Again, this is not always true, fellas. With practice, you can acquire the accent, but the more important thing is the correct pronunciation as well as your confidence in yourself to use English on a daily basis.

Grammar is the most important part of English learning.
The correct statement is all elements of English learning are equally important. Grammar at times can be the most intimidating part, but as you grow to love what you are learning and notice the pattern on which a grammar is used, you will find no difficulties using grammar.

Someone who speaks English is more intelligent than others.
Proficiency in English does not equate intelligence, fellas. It’s true that by being proficient in English, the opportunity to learn new things will open widely. However, it will depend on the person whether he/she/they can use the opportunity and the resources well, including understanding the subject.

Compiled by @alicesaraswati for @EnglishTips4U on Monday, 13 January 2020.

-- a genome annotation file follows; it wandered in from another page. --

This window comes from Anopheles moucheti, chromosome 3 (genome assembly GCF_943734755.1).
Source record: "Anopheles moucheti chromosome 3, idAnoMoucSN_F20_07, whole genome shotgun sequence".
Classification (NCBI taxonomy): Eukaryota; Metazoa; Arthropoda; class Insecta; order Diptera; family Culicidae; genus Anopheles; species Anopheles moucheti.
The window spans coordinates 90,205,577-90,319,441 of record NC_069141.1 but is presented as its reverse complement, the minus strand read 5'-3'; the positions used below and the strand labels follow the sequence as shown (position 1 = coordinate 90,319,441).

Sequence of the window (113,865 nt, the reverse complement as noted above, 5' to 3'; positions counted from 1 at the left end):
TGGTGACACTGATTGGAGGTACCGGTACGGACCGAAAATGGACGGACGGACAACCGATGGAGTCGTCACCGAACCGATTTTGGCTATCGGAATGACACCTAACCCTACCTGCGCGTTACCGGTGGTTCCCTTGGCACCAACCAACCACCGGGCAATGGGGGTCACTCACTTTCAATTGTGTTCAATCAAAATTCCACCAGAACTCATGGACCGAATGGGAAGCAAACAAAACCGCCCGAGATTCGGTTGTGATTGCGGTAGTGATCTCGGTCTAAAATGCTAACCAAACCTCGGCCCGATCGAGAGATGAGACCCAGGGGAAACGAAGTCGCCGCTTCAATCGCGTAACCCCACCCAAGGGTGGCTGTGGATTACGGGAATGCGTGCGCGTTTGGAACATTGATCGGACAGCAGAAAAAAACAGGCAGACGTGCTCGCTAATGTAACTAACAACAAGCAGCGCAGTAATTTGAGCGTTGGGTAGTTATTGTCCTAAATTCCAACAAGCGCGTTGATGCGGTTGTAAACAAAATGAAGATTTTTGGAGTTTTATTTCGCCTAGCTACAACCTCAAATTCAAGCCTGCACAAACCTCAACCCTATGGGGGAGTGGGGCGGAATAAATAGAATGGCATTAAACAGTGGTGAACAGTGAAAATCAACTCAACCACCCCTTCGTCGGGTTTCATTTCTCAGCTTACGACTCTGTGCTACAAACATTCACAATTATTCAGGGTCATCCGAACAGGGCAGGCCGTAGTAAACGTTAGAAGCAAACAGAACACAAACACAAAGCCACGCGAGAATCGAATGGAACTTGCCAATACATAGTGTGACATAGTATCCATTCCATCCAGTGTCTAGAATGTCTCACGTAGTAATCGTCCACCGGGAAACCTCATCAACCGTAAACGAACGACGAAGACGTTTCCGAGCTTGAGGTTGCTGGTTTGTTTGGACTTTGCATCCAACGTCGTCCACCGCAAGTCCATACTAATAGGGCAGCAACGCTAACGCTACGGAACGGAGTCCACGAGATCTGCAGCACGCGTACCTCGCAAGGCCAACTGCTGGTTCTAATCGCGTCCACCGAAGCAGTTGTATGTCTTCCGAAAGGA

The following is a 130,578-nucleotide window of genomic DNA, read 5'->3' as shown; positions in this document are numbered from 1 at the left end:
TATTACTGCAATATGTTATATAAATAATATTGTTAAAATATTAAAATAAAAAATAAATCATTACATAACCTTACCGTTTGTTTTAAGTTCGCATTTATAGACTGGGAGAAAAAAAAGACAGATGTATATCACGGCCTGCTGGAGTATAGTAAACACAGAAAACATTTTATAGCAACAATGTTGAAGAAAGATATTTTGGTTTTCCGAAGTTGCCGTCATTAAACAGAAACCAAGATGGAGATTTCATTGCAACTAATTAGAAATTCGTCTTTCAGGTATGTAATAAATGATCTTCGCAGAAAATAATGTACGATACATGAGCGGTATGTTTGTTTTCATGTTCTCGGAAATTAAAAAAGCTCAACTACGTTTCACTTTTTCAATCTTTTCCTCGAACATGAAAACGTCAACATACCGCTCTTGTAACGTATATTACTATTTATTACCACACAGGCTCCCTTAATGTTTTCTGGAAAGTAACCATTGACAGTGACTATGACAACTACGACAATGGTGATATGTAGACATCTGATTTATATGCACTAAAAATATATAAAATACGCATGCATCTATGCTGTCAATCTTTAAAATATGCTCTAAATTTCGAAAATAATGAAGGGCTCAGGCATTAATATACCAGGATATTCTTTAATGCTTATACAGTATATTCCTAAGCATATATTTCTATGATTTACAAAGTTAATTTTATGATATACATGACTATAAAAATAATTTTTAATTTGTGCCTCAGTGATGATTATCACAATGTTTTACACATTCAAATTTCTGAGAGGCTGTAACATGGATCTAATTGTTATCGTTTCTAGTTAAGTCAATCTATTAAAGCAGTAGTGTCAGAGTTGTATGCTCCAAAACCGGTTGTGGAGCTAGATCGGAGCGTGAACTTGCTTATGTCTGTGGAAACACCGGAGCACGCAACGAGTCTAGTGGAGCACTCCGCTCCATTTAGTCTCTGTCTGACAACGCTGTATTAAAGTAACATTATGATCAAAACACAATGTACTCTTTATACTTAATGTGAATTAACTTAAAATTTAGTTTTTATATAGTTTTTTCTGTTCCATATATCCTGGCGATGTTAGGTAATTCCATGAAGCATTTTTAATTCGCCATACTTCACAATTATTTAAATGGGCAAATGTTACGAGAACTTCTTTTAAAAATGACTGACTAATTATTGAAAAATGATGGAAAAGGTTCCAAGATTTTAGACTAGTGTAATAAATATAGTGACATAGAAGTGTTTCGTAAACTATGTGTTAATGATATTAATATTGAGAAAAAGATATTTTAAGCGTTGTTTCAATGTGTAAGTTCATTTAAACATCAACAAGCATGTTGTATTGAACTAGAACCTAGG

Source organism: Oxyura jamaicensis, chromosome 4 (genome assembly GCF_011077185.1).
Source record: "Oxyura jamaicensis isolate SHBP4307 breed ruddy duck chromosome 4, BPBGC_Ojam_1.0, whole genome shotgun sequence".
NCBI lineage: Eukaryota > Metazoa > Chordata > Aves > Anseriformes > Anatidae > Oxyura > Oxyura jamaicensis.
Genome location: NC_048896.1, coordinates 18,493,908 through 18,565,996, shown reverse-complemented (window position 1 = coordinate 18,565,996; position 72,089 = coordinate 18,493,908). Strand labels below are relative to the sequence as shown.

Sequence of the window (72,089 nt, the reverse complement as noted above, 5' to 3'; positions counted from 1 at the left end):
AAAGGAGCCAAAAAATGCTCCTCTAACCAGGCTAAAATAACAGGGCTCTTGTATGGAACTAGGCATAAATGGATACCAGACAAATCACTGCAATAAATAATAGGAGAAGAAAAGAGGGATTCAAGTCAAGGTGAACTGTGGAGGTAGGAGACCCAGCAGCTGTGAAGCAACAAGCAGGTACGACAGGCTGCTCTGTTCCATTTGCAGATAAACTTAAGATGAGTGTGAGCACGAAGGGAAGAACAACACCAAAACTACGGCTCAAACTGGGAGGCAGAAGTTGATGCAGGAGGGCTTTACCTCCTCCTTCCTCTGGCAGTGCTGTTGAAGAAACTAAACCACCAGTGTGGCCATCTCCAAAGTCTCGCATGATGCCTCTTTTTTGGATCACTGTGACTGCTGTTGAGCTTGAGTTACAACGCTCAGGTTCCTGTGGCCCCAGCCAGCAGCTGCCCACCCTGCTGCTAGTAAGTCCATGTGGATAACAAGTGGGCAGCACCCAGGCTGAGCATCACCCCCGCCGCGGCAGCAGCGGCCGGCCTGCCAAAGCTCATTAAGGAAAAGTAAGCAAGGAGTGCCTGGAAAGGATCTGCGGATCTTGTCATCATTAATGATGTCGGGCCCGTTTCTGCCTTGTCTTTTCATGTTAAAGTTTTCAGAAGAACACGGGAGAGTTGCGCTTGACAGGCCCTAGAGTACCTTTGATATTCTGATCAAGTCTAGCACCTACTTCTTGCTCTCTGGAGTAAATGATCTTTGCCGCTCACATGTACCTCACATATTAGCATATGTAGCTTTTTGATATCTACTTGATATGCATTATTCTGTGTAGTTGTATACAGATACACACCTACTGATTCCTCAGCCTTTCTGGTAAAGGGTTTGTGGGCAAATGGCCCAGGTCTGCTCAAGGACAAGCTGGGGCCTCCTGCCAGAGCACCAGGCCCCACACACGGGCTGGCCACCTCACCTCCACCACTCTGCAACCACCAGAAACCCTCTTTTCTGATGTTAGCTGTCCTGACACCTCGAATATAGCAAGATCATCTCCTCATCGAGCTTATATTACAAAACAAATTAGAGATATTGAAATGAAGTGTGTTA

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#EngTips: How to Improve Vocabulary

woman in front of her computer
Photo by Ree on Pexels.com

It is not easy to learn a new language, fellas. Especially with the structure, grammar, and all the tenses. We could also find difficulties adding new words to our vocabulary. We have to know the meaning of the word, how to pronounce it correctly, and in what context it is used.

However, we can always try by learn and learn more. Here are some tips to help you improve your vocabulary:

Read and listen
It might sound simple, fellas, but it is about building a habit. The more we try to find new words by reading English texts, watching the news, or listening to podcast, the more familiar we are with them.

Keep a journal
Writing a word down in a journal could help us memorise it better. You can also use any notes on your mobile phone if you feel more comfortable doing so.

Dictionary and thesaurus are handy
If you are still unsure about the difference between a dictionary and a thesaurus, you can simply think of a dictionary as a list of words in alphabetical order with their meanings and the pronunciation, while a thesaurus shows what words are synonymous or antonymous.